choose. After the user makes a select
ion, the
user is presented with a login page on
their organization’s IdP, and then after authentication they are directed to the
service where they are given authorized access
.

More information about Shibboleth
Discovery Service options can be found at th
e link
https://spaces.internet2.edu/display/SHIB2/IdPDiscovery
.

User Attributes

Finally, depending on the SP requirements, user attributes will likely need to be
consumed by SPs as ena
bled by the underlying SAML protocol employed by
Shibboleth.

It is essential that
NCTrust

participants support and use common definitions for
certain basic identity attributes.
These attributes might include a unique identifier
(traditionally a "user ID"
) or other information such as organizational affiliation,
status, email address, etc. (this information is also called "claims" in some products).
In many scenarios identity attributes are very useful to Service Providers for access
control, personalizat
ion, and other purposes.

The formal specification of
typical
identity management attributes for use within
NCTrust

consists of

the eduPerson attributes that are used by InCommon.
From
time to time and on a case
-
by
-
case basis a
dditional elements may be ad
de
d,
but the
definition and meaning of existing attributes is not expected to change.

A discussion
of the InCommon attributes can be found at
http://www.incommonfederation.org/attributes.htm
l
.


NCTrust

Federation

is a Subset of the InCommon Federation

The
NCTrust federation

utilizes processes and protocols of the InCommon
Federation to identify and authenticate members of its community to web
-
based
applications and contracted service provide
rs. It is required that any web
-
based
applications and services proposed for multi
-
campus use also utilize these
processes and protocols to obtain
end
-
user identity information.

Web
-
based application service providers
may

need to
become a member
of the
In
Common
Federation
.
If the service is hosted on a DNS address controlled by a
member of InCommon, the vendor providing the hosted software will not
necessarily need to join InCommon. However, if the service is hosted on DNS
address(s) controlled by the ven
dor, InCommon membership will be a prerequisite.
Further information about InCommon is available at
http://www.incommonfederation.org
.

Once an SP is deployed, it can be registered as an entity within the
InCommon
federation’s metadata
2
. From there, the NCTrust federation metadata can replicate



2

http://wayf.incommonfederation.org/InCommon/InCommon
-
metadata.xml



Web Applications as Shibboleth Service Providers within the NCTrust Federation


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-

the service’s metadata within the NCTrust metadata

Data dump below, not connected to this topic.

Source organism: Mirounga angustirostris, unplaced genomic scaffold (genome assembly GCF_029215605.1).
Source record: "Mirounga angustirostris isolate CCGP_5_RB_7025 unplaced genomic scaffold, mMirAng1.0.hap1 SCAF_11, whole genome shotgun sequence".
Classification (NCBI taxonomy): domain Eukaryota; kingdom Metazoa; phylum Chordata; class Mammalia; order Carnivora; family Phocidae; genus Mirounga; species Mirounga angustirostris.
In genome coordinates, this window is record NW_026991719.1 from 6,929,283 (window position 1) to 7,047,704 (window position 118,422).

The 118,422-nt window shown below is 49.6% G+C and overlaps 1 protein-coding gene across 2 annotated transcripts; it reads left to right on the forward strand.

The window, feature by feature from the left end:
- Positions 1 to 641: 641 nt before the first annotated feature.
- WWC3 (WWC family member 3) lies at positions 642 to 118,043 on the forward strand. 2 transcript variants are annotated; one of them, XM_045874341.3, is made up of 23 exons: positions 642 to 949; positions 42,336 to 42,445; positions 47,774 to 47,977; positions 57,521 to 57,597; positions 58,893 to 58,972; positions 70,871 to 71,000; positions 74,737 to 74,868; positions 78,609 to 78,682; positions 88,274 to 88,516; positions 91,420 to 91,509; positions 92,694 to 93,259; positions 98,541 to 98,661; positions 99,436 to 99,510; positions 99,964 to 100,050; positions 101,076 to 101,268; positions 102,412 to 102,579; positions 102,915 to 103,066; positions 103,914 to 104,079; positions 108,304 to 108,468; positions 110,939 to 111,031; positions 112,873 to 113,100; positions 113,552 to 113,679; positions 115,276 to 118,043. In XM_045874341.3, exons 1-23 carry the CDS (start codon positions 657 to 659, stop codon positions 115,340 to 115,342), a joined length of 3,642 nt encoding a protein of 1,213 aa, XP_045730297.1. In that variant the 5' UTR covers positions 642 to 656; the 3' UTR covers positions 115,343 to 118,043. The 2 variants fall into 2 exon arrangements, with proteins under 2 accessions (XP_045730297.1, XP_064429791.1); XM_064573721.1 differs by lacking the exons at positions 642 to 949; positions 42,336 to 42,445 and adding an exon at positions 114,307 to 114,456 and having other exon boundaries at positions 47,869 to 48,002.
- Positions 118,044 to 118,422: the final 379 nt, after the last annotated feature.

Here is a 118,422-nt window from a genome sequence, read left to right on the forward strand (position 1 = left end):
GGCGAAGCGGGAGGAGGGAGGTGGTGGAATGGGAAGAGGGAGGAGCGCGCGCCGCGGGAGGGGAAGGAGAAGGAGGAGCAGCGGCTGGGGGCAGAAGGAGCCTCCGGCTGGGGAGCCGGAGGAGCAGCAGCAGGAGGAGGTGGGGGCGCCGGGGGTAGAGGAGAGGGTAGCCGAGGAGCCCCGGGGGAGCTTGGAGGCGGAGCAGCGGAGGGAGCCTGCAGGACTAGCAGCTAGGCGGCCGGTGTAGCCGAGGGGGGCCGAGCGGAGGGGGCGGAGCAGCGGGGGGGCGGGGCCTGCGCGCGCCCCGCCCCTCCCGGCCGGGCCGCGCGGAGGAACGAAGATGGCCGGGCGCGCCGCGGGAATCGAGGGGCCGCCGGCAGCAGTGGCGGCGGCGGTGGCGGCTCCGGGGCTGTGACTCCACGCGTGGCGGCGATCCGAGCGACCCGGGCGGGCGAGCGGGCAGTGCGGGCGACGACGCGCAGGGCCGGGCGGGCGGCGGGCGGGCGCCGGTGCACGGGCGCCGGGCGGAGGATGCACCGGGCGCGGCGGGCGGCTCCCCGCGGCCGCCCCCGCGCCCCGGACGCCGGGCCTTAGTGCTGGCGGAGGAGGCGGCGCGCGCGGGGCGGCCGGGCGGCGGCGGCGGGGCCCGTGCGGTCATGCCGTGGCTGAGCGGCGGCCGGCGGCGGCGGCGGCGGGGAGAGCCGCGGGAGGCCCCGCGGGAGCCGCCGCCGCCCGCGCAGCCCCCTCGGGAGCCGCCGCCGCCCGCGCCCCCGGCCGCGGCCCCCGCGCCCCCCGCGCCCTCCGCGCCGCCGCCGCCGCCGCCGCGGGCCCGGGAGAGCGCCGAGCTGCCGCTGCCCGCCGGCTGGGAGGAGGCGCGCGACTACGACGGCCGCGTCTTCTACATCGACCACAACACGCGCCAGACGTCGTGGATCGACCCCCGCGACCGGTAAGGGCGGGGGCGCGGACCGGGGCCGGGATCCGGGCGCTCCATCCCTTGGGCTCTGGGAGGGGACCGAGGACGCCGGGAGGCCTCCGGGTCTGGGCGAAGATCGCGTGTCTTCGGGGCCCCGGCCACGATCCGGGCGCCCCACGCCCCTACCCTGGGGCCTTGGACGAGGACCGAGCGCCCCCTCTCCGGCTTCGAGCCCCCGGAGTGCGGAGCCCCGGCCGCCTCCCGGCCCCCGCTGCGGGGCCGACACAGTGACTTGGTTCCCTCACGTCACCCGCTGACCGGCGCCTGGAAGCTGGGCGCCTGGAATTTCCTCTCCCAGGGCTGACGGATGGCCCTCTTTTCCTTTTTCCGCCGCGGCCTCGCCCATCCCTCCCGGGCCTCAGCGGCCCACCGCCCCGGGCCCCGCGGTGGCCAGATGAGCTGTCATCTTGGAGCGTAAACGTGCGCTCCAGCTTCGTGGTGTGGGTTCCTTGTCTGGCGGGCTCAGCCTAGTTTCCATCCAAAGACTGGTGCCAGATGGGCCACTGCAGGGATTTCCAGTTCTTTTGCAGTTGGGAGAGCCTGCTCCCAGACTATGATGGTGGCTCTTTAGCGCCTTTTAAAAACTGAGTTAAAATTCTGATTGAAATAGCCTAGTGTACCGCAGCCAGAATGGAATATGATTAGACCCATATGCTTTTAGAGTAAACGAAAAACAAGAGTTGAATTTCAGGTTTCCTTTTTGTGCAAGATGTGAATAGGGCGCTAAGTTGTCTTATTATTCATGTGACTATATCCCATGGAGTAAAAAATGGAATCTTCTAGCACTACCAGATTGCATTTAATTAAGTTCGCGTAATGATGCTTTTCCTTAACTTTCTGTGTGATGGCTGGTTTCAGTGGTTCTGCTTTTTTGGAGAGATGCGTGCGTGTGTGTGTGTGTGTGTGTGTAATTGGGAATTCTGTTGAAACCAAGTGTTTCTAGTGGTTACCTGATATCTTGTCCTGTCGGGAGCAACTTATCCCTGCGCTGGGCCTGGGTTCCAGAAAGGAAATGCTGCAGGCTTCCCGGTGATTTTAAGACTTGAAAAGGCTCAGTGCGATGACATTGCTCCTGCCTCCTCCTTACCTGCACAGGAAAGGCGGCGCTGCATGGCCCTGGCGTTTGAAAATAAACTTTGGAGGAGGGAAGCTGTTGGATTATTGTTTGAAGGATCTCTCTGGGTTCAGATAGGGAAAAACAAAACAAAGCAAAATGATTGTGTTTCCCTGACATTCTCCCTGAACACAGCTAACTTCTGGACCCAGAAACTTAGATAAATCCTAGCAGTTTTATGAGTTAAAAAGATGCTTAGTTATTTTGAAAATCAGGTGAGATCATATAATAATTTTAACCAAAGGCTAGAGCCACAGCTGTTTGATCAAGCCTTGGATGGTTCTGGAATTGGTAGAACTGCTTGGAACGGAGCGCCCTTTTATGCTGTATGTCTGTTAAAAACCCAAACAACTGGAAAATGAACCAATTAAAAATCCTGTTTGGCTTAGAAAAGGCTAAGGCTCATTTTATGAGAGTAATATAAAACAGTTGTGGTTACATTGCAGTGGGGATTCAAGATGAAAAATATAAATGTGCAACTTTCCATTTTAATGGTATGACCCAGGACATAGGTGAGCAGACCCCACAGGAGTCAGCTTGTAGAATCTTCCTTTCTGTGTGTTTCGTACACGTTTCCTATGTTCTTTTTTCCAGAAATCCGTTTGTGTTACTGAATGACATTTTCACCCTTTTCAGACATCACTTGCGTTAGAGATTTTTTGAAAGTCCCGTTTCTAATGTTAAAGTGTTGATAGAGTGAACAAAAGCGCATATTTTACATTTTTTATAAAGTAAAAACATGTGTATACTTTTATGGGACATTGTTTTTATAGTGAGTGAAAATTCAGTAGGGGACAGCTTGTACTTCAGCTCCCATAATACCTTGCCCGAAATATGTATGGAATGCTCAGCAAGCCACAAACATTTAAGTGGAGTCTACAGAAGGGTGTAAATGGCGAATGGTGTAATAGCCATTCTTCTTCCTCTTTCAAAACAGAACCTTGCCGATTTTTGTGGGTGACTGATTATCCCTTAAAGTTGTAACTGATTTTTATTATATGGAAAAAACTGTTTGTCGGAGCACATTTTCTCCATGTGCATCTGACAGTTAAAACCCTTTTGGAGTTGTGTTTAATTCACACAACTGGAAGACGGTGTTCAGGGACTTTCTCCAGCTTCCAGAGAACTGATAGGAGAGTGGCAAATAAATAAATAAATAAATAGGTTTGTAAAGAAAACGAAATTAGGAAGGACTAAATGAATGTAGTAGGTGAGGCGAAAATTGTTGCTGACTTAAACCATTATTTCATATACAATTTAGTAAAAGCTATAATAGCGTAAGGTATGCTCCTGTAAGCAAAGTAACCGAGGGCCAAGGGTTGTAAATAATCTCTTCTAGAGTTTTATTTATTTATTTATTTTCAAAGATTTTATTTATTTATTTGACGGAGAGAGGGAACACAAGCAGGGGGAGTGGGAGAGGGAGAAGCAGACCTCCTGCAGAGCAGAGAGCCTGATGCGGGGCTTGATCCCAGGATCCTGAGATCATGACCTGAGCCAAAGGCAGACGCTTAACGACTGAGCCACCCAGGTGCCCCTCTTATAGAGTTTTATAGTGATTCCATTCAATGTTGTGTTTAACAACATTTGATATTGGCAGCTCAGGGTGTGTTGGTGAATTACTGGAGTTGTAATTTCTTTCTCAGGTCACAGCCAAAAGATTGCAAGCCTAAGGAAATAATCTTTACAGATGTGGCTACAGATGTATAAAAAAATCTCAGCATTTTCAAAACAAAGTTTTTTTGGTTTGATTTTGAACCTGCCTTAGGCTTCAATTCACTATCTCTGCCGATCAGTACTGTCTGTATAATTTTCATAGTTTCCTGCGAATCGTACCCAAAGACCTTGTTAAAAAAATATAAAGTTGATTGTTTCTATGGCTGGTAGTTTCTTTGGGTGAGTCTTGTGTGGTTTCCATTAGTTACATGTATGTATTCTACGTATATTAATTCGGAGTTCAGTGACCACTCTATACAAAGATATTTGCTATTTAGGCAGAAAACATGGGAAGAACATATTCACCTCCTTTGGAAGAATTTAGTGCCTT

3
. At that point, properly
configured Identity Providers (IdPs) within the NCTrust federation will recognize
that

assertions presented by the SP are indeed from that SP. (Whether to authorize
any of
these
assertions is another matter


that is entirely up
to
the administrators
of the service).

InCommon for Service Providers
4

What is InCommon?

InCommon provides a way

for you to save money, to save time and effort every time
you add a new client or customer, and to get out of the business of managing user
credentials.

You focus on your core business and let your
school,
college and university clients
manage the
ir

user
accounts. And you do it in a way that scales
-

eliminating custom
integration work because InCommon participants follow standard practices.

Users enjoy single sign
-
on convenience and privacy, your college and university
clients maintain the credentials dat
abase, and you see dramatically reduced help
desk expenses and account provisioning expenses.

InCommon provides the policy and technical framework that makes all of this
possible.

Why InCommon?

Cost Savings



No more account provisioning



Significantly
reduced help desk calls



Eliminate custom integration work with clients



Focus on your core business rather than identity management



Adding new clients and customers is a snap

Standard Practices



Policy is standard throughout the federation



Technology is stan
dard throughout the federation, centered on SAML



Well
-
defined attributes make interaction consistent with all other participants



Integration work with new customers is greatly reduced

Security and Privacy



Your college or university customer maintains the i
dentity directory and
controls security and privacy




3

https://shib.mcnc.org/NCTrust
-
metadata.xml


4

Mu
ch of this content was borrowed from
http://www.incommon.org/partners/


Web Applications as Shibboleth Service Providers within the NCTrust Federation


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-



Fewer data spills through the use of attributes



Your customer does the authentication; you do the authorization

Simplified Operations



Policy and technology standards means federation scales!



Adding a cust
omer takes very little time



Single sign
-
on provides a simplified user experience



East of set
-
up saves time and money



You eliminate the need to provision accounts


More Details on the

InCommon Federation

The mission of the InCommon Federation
5

is to create and support a common
framework for trustworthy shared management of access to on
-
line resources in
support of education and research in the United States. To achieve its mission,
InCommon facilitates development of a community
-
based common tr
ust fabric
sufficient to enable participants to make appropriate decisions about the release of
identity information and the control of access to protected online resources.
InCommon enables production
-
level end
-
user access to a wide variety of protected
r
esources. As of April 2010, InCommon supported a growing community of more